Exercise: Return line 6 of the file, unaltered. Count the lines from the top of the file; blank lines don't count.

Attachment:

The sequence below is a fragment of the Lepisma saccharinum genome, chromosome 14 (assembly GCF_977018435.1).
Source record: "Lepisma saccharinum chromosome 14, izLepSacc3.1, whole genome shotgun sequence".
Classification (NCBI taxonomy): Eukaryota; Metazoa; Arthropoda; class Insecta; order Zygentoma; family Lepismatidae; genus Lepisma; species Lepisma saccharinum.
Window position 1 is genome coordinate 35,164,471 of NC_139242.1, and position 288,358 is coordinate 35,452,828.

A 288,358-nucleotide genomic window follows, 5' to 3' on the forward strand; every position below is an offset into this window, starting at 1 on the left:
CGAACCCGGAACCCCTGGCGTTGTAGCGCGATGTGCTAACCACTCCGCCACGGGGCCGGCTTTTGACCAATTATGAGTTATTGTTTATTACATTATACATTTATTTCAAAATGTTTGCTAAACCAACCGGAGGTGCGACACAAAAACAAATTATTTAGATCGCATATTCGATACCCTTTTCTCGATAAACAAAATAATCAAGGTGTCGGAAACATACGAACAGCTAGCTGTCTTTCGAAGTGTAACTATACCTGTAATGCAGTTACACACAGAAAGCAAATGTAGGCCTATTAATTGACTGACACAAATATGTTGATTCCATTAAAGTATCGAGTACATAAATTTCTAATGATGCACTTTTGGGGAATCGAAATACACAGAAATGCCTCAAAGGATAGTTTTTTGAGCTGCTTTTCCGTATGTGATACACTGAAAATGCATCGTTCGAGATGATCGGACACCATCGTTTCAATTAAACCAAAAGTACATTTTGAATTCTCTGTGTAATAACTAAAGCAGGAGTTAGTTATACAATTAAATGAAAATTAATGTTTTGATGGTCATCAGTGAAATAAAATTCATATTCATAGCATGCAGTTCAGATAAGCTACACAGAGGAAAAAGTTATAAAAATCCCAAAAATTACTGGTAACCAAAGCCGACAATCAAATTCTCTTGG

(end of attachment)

CGAACCCGGAACCCCTGGCGTTGTAGCGCGATGTGCTAACCACTCCGCCACGGGGCCGGCTTTTGACCAATTATGAGTTATTGTTTATTACATTATACATTTATTTCAAAATGTTTGCTAAACCAACCGGAGGTGCGACACAAAAACAAATTATTTAGATCGCATATTCGATACCCTTTTCTCGATAAACAAAATAATCAAGGTGTCGGAAACATACGAACAGCTAGCTGTCTTTCGAAGTGTAACTATACCTGTAATGCAGTTACACACAGAAAGCAAATGTAGGCCTATTAATTGACTGACACAAATATGTTGATTCCATTAAAGTATCGAGTACATAAATTTCTAATGATGCACTTTTGGGGAATCGAAATACACAGAAATGCCTCAAAGGATAGTTTTTTGAGCTGCTTTTCCGTATGTGATACACTGAAAATGCATCGTTCGAGATGATCGGACACCATCGTTTCAATTAAACCAAAAGTACATTTTGAATTCTCTGTGTAATAACTAAAGCAGGAGTTAGTTATACAATTAAATGAAAATTAATGTTTTGATGGTCATCAGTGAAATAAAATTCATATTCATAGCATGCAGTTCAGATAAGCTACACAGAGGAAAAAGTTATAAAAATCCCAAAAATTACTGGTAACCAAAGCCGACAATCAAATTCTCTTGG